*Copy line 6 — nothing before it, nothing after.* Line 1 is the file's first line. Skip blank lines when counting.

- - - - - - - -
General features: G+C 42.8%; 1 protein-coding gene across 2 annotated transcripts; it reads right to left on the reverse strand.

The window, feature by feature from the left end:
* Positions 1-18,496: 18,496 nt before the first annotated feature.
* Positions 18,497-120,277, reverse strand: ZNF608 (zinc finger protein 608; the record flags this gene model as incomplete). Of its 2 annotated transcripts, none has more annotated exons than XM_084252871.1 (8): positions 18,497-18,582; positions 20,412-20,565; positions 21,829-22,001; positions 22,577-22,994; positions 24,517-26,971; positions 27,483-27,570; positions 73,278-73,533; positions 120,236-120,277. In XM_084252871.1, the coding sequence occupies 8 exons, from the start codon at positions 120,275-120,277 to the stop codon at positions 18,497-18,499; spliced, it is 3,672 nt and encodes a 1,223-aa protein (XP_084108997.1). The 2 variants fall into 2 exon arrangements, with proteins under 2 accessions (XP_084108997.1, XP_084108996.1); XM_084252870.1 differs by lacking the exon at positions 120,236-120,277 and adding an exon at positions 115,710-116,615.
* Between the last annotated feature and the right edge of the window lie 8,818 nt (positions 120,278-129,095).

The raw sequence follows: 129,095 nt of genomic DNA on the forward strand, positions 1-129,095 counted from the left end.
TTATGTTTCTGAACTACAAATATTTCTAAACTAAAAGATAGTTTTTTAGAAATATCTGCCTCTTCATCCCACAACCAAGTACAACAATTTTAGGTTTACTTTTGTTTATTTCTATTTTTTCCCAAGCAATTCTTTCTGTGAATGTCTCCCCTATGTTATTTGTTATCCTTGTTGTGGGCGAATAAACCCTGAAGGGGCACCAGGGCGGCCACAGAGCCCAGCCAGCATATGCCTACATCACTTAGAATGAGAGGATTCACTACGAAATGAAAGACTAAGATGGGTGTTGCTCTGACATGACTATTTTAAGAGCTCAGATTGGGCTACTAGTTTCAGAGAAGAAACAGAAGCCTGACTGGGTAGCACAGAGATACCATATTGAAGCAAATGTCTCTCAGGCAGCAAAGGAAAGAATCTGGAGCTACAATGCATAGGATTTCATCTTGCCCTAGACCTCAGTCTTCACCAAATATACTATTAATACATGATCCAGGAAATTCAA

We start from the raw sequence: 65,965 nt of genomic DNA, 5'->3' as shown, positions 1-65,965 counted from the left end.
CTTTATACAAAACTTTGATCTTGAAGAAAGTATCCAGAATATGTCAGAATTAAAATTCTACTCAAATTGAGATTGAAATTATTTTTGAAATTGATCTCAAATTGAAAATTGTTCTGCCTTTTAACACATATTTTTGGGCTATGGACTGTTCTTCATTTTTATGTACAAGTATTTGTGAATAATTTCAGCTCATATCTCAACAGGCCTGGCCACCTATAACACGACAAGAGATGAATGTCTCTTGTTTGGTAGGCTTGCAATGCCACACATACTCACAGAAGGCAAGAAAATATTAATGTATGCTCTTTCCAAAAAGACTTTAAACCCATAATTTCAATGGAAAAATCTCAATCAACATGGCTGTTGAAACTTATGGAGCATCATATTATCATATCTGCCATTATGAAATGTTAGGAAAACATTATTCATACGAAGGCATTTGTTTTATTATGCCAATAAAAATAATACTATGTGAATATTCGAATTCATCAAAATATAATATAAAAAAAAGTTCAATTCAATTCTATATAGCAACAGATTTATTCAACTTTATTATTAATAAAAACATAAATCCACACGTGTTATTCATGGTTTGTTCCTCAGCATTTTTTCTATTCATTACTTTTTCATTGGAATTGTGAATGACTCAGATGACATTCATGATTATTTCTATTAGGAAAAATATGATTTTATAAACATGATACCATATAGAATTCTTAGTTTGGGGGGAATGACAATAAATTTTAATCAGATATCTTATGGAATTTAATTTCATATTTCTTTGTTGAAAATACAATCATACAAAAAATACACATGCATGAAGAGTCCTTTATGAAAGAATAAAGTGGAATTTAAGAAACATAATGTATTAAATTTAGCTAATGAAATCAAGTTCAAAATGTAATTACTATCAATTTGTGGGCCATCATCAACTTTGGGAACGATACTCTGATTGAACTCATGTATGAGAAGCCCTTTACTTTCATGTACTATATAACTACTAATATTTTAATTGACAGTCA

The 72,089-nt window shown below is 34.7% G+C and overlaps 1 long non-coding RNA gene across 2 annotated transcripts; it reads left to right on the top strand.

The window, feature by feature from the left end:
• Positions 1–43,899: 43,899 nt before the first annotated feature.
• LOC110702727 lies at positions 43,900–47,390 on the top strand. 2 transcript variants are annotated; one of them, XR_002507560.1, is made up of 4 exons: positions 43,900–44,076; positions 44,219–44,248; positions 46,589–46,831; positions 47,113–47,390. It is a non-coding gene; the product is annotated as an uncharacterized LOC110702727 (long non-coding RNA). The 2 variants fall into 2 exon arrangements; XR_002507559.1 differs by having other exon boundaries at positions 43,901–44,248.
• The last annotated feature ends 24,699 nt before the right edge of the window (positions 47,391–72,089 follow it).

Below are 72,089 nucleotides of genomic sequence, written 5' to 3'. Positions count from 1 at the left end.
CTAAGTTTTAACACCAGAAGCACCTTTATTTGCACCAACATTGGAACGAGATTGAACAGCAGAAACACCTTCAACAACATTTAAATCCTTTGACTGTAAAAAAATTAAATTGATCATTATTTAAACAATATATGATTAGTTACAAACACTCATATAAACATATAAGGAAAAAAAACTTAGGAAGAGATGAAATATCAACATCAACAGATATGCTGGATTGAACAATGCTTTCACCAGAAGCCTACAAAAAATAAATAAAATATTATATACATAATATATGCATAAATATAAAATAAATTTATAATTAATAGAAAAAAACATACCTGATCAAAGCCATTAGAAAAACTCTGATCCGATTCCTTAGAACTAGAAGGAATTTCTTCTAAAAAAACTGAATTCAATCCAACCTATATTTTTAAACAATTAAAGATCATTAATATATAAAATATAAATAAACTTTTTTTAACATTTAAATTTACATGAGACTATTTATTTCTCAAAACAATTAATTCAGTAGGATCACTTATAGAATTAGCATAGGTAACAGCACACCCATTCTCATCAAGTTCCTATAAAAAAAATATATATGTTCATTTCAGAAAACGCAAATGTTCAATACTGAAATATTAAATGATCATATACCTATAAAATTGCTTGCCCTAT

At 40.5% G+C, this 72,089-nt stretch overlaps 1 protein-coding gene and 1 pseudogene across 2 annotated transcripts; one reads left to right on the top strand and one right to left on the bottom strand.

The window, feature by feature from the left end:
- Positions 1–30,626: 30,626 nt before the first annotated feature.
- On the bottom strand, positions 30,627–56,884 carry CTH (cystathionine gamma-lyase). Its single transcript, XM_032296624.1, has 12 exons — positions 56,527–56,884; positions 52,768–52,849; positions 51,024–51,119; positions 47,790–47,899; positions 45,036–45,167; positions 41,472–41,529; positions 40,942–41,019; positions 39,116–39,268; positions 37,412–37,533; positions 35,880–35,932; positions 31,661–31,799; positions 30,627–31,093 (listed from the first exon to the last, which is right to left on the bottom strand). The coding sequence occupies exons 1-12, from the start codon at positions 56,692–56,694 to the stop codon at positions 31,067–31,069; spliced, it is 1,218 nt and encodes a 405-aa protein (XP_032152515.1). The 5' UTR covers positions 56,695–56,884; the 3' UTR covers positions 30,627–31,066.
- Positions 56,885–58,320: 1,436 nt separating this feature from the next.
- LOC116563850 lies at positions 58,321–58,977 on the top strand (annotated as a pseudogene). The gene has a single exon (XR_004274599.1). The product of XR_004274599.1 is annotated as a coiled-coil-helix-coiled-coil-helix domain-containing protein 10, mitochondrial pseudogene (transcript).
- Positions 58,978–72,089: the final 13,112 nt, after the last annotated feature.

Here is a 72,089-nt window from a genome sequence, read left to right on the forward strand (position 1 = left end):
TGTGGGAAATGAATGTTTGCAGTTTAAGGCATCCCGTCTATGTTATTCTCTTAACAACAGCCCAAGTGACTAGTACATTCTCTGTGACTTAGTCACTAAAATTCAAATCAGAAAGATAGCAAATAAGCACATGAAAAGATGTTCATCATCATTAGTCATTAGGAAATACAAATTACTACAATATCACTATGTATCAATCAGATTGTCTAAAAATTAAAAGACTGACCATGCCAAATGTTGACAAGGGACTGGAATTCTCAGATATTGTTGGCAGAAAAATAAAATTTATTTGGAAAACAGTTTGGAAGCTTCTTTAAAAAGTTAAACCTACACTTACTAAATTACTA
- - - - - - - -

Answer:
The raw sequence follows: 129,095 nt of genomic DNA on the forward strand, positions 1-129,095 counted from the left end.